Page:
Things That Make Me Shudder
Something was crawling on my skin; and as I threw back the blankets, I saw a moth flutter across my arm. Screaming, I leapt out of bed and landed on the floor. Instantly I was on my feet shaking out my nightgown.
“That was so funny!” Amy, my sister, was sitting up in bed giggling. “I caught a moth by the back porch light and put it in your bed to see what would happen.” She kept on laughing.
I glared at her – so young and yet so devious. How did a five year-old even concoct these schemes?
Unfortunately, I’d given her such a good reaction that she decided to try it again the next night. Without thinking through the long-term ramifications, I retaliated and caught one the following evening and stuck it between her sheets.
This started a horrifying stint in our childhood. Each night we’d peel back the blankets and sheets one by one. Carefully we looked for moths. By now, Amy had taken to catching five or six at a time; so I could never be certain one wasn’t nestled in a fold somewhere. Would one start creeping across my skin just as I slipped off to sleep?
Something had to be done. “Amy, you need to stop doing that,” I told her one evening. “Moths might be poisonous; and if one bit me, maybe I could die.”
Amy’s eyes widened, and I let her ponder the dastardly possibility as I turned over on my side and faced the wall. Deep in my heart I was pretty sure moths couldn’t bite, but one couldn’t know for absolute certain. If they were poisonous and one did bite me, that wouldn’t be good.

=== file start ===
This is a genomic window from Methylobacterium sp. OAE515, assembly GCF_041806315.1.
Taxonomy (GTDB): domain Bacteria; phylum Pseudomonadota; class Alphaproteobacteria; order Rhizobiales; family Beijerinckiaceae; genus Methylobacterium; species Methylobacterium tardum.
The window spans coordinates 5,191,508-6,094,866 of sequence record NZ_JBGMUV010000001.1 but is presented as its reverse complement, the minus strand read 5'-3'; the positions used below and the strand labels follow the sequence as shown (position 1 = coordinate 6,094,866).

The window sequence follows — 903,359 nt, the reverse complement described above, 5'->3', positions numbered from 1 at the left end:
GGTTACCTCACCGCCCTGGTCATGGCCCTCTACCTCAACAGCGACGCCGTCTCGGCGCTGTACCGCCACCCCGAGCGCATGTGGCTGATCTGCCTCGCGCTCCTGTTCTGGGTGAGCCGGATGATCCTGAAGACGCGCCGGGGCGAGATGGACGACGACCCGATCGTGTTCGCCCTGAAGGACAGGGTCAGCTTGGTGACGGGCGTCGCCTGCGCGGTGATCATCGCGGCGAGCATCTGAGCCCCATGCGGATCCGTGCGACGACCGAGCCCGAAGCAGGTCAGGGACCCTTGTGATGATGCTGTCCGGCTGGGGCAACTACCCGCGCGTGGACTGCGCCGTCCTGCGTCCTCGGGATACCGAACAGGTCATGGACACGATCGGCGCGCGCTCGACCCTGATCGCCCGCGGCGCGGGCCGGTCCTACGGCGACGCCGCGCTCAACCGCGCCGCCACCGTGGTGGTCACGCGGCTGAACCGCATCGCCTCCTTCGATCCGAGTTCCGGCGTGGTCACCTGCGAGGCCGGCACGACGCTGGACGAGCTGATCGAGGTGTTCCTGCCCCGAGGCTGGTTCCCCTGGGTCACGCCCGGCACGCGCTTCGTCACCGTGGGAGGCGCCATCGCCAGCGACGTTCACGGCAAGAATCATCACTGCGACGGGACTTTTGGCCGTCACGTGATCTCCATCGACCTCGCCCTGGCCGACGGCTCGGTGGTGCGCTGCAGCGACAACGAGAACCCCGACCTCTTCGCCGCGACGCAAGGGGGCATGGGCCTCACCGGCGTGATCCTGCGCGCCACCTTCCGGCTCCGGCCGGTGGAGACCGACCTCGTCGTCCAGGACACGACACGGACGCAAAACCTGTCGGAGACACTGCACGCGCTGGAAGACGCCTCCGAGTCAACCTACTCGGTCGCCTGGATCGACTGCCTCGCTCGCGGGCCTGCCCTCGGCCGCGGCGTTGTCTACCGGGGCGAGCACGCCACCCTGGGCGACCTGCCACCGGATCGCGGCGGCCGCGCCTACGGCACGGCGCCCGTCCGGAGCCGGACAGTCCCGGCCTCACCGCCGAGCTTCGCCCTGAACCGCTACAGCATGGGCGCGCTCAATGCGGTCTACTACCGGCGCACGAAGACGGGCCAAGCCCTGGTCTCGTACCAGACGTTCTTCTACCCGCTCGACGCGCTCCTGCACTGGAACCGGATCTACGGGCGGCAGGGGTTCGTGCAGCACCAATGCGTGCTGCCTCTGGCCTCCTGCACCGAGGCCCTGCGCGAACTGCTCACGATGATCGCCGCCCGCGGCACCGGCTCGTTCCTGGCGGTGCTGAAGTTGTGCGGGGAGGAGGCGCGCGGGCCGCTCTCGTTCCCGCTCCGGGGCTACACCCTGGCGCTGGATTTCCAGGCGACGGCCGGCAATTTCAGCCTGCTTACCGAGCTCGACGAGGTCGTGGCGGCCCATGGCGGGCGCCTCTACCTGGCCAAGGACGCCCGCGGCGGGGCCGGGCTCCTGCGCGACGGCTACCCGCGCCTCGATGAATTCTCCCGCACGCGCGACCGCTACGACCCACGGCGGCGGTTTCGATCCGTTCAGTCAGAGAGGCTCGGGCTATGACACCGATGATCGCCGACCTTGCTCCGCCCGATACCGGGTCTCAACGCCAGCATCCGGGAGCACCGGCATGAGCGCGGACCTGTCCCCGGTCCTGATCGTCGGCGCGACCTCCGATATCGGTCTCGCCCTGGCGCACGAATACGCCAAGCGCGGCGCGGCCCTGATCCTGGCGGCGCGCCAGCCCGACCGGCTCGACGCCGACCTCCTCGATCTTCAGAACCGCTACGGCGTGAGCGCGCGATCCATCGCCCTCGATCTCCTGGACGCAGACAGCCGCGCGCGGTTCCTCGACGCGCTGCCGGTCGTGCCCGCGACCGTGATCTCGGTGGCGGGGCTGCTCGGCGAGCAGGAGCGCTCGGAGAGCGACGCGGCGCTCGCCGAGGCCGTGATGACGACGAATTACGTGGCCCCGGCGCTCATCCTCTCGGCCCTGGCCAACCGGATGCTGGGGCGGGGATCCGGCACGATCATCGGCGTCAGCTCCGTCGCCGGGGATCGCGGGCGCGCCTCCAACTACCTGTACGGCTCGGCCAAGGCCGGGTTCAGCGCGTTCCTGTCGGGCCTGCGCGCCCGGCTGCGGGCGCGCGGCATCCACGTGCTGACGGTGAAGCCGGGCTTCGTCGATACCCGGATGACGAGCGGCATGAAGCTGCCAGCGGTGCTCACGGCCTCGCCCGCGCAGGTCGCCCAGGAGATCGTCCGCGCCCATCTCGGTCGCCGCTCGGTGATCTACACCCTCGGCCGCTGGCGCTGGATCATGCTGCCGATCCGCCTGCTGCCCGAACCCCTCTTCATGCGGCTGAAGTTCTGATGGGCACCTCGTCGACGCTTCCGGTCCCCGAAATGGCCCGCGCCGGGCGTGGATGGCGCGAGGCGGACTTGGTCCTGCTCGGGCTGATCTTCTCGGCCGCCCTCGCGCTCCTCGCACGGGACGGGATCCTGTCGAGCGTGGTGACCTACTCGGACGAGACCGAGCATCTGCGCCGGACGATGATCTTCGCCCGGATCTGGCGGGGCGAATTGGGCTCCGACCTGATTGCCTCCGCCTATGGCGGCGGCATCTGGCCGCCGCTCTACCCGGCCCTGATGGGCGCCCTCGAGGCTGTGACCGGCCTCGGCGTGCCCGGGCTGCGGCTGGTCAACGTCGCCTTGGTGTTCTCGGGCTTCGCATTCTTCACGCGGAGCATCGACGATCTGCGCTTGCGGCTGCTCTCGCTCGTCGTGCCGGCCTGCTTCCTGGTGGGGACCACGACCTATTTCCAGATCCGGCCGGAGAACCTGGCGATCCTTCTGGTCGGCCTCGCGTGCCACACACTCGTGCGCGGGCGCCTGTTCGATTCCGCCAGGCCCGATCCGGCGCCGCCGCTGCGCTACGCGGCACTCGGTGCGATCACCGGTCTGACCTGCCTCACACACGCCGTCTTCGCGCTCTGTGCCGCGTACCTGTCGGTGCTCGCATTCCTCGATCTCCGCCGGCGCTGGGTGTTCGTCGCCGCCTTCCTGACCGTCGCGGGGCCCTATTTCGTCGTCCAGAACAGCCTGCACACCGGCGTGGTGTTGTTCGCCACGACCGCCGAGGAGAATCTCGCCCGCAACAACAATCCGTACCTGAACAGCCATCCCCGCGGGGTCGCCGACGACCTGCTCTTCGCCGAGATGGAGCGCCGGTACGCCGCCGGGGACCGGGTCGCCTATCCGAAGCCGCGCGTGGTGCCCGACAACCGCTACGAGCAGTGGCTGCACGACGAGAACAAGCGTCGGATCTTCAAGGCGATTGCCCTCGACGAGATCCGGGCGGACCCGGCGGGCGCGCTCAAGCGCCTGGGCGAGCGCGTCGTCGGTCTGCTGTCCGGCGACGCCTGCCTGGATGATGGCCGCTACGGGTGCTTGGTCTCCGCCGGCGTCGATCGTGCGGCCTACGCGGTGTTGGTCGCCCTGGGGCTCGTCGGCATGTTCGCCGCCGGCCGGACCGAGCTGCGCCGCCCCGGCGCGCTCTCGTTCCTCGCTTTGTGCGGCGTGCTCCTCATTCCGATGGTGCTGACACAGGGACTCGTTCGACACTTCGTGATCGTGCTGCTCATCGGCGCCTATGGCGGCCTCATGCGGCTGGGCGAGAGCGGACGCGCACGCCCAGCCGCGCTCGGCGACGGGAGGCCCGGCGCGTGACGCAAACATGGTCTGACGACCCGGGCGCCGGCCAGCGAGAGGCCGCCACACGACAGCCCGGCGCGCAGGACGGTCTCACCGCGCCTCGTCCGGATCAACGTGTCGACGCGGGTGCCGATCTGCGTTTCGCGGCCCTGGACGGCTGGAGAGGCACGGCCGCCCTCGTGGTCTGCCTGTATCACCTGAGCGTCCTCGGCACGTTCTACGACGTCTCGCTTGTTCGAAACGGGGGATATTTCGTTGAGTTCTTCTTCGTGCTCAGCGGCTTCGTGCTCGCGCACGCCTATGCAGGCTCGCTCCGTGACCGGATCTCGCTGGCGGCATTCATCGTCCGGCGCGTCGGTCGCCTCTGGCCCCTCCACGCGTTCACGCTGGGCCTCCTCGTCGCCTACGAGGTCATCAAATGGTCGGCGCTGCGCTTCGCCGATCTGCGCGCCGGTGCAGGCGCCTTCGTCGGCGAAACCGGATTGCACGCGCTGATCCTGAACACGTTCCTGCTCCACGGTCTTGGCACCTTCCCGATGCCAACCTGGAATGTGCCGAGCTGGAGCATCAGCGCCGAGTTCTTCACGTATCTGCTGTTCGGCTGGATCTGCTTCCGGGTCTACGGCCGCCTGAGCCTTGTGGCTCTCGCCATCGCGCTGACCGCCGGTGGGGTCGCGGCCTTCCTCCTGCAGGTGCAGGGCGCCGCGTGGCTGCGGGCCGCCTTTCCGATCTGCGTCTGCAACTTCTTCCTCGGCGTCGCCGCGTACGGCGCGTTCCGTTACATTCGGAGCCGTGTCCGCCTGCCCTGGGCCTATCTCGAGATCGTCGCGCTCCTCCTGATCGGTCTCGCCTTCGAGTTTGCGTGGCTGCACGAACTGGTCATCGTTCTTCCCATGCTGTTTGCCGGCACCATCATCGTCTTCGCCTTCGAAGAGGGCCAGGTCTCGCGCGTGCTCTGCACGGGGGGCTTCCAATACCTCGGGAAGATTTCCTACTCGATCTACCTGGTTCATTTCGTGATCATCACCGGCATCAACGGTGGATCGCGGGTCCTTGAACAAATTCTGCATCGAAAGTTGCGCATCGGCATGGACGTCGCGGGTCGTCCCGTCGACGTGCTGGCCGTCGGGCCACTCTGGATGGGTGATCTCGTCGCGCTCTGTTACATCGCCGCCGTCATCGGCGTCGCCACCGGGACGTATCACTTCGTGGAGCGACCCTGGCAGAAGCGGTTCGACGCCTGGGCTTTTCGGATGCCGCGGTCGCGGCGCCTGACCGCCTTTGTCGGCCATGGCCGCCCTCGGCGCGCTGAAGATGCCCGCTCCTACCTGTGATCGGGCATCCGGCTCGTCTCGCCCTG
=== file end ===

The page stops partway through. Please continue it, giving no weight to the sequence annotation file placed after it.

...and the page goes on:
After that day, I never found another moth in my bed; and Amy and I grew up – both of us carrying an apprehension of moths with us. She feared a poisonous moth might bite one of us, and I couldn’t see one without a shudder traveling down my spine. The memory of one scuttling across my arm, trapped and frenzied under the covers, was still too real.
Many years passed before my parents made a long road trip to bring me home from college. When we pulled in the driveway, Amy was waiting for us. “I had to use the back door the whole time you were gone,” she said. “Every time I came home, moths were flying around the front door, and I think they might have been the poisonous kind because they had red wings.”
Mom and dad gave her a puzzled look as I tried to vanish through the front door. Amy’s words stopped me in my tracks. “Laura told me about those deadly moths when we were kids, and I’ve been scared of them ever since.”
All eyes turned to me as I tried to defend myself. “Why,” I asked her, “would you believe something I said when I was seven?”
Technically I hadn’t told a lie. I’d put in plenty of conditions. MAYBE they were poisonous; and IF one bit me, MAYBE I would die.
“Because you were my big sister, and I believed you. You never lied; so I trusted you.”
Ah, that little word, trust. Such a precious thing – gained through years of honest behavior but so easily lost in a moment of deceit.
Very early in the history of mankind, God made it clear that telling a lie was unacceptable. He told the Israelites in Leviticus 19:11, “You shall not steal, nor deal falsely, nor lie to one another.”
Why is it so important to be 100% honest? Truthfulness points to Jesus, and anything else directs them away from Him. Jesus stated that He is the truth, “I am the way, the truth, and the life. No one comes to the Father except through me.” Luke 14:6
So the next time you’re tempted to tell a lie or a half truth, even if it seems to be for a good cause, consider whether you want to be pointing people to or away from Jesus.